The bubble in sovereign bonds is looking dangerously close to popping.
And ironically, what could burst it is the very thing Central Banks have been pursuing aggressively for the last 9 years: inflation.
As I explain in my bestselling book The Everything Bubble, Treasury yields adjust to account for inflation. The relationship is not perfect as bonds are also priced based on economic activity. However, the fact remains, if the rate of inflation spikes, Treasury yields rise as well to account for this.
You can see this in the chart below:
Put simply, if inflation rises, so do Treasury yields.
This in turn means Treasury prices will fall (bond prices fall as yields rise).
And that is a HUGE problem for the Federal Reserve.
The entire reflationary move in the financial system since 2008 was based on the Fed creating a bubble in US Treasuries or sovereign bonds. The Fed did this by cutting rates to zero, pulling down the short end of the bond market. It then targeted the long end of the market with QE programs.
Put simply, the Fed tried to corner the Treasury market, thereby creating a bubble in the most senior asset class in the US financial system. But in order for the Fed to create this bubble, it had to print a massive amount of money ($3.5 trillion or so).
Between this, and the Fed maintaining Zero Interest Rate Policy (ZIRP) for seven years, the Fed unleashed inflation. It’s taken longer than one would expect, but it’s finally here.
As I write this, the Fed’s official inflation metric, the CPI, is already clocking in above the Fed’s target rate of 2%.
Similarly, the Fed’s “Sticky CPI” which measures price movements in assets that are slow to adjust to inflation, is clocking in over 2%.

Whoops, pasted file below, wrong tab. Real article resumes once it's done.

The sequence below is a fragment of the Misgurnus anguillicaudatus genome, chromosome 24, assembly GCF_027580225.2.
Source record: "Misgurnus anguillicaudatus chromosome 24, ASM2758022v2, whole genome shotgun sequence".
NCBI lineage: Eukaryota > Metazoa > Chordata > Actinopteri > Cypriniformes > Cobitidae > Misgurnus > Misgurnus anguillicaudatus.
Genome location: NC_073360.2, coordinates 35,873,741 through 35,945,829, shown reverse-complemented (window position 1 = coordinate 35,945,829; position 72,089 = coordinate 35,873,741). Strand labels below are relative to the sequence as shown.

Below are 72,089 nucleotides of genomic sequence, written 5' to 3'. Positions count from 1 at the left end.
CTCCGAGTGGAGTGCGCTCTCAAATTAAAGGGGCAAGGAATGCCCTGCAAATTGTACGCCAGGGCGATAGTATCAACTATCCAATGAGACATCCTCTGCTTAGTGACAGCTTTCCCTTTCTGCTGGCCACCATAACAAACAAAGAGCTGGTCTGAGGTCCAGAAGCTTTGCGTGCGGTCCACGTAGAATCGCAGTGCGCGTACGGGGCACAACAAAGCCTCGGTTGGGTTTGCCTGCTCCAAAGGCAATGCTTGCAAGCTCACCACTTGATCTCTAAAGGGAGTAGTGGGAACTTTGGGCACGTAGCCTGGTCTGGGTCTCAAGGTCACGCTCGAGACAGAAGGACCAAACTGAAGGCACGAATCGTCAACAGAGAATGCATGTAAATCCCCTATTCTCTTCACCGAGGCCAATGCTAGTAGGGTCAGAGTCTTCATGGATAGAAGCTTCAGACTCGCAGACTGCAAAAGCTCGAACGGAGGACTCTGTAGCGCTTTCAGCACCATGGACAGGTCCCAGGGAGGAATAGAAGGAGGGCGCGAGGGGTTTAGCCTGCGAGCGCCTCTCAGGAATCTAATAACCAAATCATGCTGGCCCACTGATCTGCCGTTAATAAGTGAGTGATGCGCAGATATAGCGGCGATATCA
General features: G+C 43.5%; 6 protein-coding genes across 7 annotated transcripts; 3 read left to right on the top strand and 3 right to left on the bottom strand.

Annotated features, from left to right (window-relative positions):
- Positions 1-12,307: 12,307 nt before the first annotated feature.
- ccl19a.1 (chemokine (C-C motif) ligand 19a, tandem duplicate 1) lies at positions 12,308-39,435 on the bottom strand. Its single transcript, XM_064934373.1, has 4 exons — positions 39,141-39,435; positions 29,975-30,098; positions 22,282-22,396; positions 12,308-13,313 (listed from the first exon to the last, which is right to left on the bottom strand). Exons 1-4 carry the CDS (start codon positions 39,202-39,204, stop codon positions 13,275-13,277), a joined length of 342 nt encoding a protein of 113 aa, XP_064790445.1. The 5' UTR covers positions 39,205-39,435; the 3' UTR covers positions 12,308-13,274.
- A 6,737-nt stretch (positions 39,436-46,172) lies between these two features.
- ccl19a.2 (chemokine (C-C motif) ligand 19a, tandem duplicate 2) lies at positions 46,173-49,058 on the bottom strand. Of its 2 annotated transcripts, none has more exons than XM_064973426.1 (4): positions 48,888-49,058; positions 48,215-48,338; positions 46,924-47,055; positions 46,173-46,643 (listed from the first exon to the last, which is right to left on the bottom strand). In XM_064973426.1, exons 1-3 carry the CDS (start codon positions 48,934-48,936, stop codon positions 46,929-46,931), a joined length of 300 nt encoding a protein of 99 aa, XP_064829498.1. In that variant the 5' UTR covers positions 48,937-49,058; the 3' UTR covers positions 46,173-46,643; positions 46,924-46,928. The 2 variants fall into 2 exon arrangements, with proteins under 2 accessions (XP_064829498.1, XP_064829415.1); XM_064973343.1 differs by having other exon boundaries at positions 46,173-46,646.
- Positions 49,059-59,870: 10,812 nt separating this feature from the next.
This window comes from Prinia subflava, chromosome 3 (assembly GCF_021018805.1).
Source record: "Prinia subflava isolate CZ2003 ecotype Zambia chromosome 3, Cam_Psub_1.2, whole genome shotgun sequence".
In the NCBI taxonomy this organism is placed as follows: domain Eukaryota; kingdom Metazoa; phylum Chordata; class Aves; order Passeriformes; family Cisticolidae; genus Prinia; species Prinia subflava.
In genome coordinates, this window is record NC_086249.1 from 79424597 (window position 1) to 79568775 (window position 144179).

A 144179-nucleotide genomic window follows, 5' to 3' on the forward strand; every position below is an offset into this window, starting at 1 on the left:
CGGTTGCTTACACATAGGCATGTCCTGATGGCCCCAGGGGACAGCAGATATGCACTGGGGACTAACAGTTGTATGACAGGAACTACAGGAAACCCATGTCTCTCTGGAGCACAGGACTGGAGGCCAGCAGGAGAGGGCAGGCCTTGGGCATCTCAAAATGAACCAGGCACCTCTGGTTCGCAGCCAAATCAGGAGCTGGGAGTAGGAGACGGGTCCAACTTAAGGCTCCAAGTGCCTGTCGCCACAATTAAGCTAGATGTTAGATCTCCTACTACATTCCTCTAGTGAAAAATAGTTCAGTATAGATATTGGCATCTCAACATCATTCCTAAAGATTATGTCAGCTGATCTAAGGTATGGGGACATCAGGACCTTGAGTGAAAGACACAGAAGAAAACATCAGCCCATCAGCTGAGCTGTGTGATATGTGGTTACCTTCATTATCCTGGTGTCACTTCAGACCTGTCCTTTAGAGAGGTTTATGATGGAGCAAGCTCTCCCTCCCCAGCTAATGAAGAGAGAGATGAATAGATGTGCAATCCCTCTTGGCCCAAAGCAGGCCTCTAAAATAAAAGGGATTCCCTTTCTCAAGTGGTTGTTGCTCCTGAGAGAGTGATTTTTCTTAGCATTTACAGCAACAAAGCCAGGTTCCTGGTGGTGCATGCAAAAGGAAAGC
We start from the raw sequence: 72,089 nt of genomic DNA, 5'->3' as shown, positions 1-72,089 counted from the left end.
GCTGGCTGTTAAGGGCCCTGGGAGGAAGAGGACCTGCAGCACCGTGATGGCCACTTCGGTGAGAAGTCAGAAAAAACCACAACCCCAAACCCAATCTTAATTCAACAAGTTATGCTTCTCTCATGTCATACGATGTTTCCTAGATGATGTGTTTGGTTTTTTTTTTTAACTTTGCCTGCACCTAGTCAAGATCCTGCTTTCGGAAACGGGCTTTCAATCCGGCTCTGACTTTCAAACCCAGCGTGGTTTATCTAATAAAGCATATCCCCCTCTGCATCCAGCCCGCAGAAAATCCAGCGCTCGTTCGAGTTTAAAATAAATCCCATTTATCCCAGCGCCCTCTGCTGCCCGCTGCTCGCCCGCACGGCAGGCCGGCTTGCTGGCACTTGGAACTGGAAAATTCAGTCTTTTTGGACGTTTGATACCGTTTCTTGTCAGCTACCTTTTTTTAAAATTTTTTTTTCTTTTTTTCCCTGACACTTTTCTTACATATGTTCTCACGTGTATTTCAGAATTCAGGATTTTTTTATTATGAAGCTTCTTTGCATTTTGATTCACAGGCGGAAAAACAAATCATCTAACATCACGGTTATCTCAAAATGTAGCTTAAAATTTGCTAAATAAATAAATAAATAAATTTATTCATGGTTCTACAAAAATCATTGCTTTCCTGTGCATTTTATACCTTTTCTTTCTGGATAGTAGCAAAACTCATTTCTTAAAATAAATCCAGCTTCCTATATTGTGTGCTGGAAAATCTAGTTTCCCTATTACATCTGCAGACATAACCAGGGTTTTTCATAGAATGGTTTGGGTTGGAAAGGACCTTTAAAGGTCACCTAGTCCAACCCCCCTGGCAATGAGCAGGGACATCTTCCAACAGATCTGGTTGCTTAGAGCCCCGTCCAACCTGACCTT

The ISM Prices Paid Index (a survey for managers in the corporate sphere) also shows a spike in both manufacturing AND services prices.
This is critical as it shows that not only is inflation translating into higher prices on manufactured goods, but it also shows that even the services side of the economy is recognizing the threat. Put simply, the cost of everything is rising.
Indeed, this is finally translating into higher wages in the corporate arena (hourly wages are now clocking in at nearly 3%). This is particularly critical because once workers are demanding higher wages due to higher costs of living (inflation) it means that inflation is now firmly entrenched in the economy.
U.S. government debt yields jumped Friday after metrics in the latest Labor Department jobs report showed budding signs of inflation. The closely watched average hourly wages figure rose by an annualized 2.9 percent, a faster pace than the Federal Reserve’s 2 percent target for inflation.
Put simply, inflationary pressures are on the rise. And they are going to implode the bond market unless Central Banks step back from the endless money printing.
In that note, we are putting together an Executive Summary outlining all of these issues as well as what’s to come when The Everything Bubble bursts.
It will be available exclusively to our clients. If you’d like to have a copy delivered to your inbox when it’s completed, you can join the wait-list here:
Chief Market Strategist
Phoenix Capital Research